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SOCO Student Media from Colorado State University Pueblo

The Today

SOCO Student Media from Colorado State University Pueblo

The Today

SOCO Student Media from Colorado State University Pueblo

The Today

    Loved ones remembered on Dia de los Muertos

    Collage by Rick Hernandez
    Collage by Rick Hernandez

    Oct. 31 is the beginning of Día de los Muertos or the Day of the Dead celebration, which is a traditional Mexican holiday that focuses on getting together with family and friends to pray and remember deceased loved ones.

    According to Frances Ann Day, author of “Latina and Latino Voices in Literature,” Oct. 31 is All Hallows Eve. On this day, the children make a children’s altar to invite the angelitos, or spirits of dead children, to come back for a visit. Similarly, Nov. 1 is All Saints Day, when the adult spirits will come to visit. Nov. 2 is All Souls Day, when families go to the cemetery to decorate the graves and tombs of their relatives.

    The three-day fiesta is filled with various symbols and decorations. These include marigolds, the flowers of the dead, pan de muerto or the bread of the dead, sugar skulls, cardboard skeletons, tissue paper decorations, fruit and nuts, incense and other traditional items.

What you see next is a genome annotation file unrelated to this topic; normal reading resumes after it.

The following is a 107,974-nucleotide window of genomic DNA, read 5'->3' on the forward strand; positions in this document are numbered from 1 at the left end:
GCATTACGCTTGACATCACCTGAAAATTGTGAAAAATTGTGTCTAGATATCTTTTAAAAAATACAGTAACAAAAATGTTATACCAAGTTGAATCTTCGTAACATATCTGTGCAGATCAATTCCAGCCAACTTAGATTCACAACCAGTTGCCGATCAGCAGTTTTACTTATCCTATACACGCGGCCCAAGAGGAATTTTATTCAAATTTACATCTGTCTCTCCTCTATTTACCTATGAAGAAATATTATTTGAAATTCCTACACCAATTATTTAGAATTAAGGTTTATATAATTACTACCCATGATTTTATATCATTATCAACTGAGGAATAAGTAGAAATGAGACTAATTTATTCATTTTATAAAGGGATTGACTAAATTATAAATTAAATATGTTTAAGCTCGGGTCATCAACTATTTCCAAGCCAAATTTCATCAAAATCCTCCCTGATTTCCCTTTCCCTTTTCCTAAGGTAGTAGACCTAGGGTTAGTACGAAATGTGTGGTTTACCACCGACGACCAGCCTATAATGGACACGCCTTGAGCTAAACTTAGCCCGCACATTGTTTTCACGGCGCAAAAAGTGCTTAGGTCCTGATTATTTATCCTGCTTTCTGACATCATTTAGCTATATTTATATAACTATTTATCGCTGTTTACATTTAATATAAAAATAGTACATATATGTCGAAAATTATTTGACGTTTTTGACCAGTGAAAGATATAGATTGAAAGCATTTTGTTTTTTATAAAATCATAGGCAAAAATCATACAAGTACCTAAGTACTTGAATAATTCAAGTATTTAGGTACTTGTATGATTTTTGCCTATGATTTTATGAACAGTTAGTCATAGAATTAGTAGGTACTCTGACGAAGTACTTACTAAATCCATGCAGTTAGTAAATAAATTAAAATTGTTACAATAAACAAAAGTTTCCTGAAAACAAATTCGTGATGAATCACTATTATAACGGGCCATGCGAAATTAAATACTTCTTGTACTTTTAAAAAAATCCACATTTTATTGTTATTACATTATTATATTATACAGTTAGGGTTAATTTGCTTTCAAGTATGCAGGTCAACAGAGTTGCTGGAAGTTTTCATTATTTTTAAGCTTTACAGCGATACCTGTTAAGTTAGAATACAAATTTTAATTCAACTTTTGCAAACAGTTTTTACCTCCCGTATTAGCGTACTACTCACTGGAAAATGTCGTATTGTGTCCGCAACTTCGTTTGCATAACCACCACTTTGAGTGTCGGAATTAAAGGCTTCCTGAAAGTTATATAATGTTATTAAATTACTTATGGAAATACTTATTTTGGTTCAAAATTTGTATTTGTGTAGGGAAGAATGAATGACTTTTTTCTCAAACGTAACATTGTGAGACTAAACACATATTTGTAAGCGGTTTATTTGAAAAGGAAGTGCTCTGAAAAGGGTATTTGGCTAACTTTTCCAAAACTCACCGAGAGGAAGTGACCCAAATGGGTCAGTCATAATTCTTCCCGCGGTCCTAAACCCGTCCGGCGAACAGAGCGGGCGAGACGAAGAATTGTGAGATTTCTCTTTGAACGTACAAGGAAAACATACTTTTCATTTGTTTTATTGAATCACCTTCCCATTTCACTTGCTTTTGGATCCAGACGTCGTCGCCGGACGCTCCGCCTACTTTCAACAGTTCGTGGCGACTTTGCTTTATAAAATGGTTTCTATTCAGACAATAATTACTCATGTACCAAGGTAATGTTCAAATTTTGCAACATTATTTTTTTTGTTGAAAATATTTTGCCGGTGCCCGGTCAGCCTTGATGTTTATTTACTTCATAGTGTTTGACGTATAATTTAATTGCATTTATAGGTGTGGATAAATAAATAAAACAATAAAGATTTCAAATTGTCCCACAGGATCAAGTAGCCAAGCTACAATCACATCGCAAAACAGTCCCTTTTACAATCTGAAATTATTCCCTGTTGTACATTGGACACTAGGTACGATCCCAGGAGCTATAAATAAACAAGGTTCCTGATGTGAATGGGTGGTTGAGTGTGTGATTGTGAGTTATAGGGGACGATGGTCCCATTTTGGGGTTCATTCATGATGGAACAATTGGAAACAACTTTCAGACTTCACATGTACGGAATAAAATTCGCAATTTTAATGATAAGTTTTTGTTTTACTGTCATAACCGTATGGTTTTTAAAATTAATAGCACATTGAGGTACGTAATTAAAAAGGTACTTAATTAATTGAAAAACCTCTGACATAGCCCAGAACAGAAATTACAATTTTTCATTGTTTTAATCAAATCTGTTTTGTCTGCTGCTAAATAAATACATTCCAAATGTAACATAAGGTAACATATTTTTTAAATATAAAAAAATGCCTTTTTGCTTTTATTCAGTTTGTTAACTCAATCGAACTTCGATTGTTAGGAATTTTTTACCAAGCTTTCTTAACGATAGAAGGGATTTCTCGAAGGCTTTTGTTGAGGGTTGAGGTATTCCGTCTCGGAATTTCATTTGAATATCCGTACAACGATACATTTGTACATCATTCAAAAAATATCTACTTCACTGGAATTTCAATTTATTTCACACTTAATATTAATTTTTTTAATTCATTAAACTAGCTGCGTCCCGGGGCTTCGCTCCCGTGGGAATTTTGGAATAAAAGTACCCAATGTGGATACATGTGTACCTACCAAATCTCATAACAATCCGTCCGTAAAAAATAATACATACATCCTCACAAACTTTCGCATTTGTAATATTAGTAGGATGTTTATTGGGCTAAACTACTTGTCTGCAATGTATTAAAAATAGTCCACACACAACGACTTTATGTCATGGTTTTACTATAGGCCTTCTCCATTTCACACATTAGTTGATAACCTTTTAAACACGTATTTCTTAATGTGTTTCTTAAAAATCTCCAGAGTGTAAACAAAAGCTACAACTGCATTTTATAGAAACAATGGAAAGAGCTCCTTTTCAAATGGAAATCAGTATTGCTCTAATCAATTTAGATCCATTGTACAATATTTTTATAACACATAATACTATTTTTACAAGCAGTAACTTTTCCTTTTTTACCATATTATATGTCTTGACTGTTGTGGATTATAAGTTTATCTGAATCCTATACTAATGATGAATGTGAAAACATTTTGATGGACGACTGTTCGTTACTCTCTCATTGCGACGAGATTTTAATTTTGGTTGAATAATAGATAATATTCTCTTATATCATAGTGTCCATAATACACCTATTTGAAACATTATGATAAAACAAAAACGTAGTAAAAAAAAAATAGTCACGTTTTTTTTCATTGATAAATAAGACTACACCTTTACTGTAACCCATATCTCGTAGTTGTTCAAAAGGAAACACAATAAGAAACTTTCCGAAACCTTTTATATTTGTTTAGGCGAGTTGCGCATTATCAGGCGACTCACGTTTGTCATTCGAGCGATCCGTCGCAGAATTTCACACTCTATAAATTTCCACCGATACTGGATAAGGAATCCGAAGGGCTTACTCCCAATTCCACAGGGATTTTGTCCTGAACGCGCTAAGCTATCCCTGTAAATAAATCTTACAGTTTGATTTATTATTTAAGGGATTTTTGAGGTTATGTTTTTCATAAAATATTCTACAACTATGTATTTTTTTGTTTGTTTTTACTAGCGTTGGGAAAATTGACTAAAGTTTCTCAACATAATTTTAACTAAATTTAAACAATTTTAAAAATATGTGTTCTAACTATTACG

Although it originated in Mexico, Day of the Dead is celebrated in various parts of the world. Each region, including Pueblo, has added its own flare to this holiday. CSU-Pueblo will celebrate this colorful holiday starting in November. On the morning of Nov. 3, students who have reserved a spot are invited to begin setting up the traditional three-tiered altars in the Occhiato University Center. They may decorate the altars however they like, to commemorate one person or a group.

    According to the university’s Chicano Studies website, the most important thing to place on an altar is a photograph of the person or persons to whom the altar is dedicated. Other significant things to include are the symbolic colors: purple for pain, white for hope and pink for the celebration. Candles are also placed on the altar to light the way for the dead as they return.

    If you are interested in viewing students’ altars and celebrating a traditional Dia de los Muertos, the festivities will be taking place Nov. 3. Swing by the OUC Great Hall from 12 p.m. to 1:30 p.m. or 6 p.m. to 7:30 p.m. to be a part of the celebration. The event is sponsored by the Diversity Resource Center.

    To read more about the Day of the Dead celebration and Hispanic Heritage Month, visit the Chicano Studies page on the university website at chass.csupueblo.edu/CHICANOSTUDIES.

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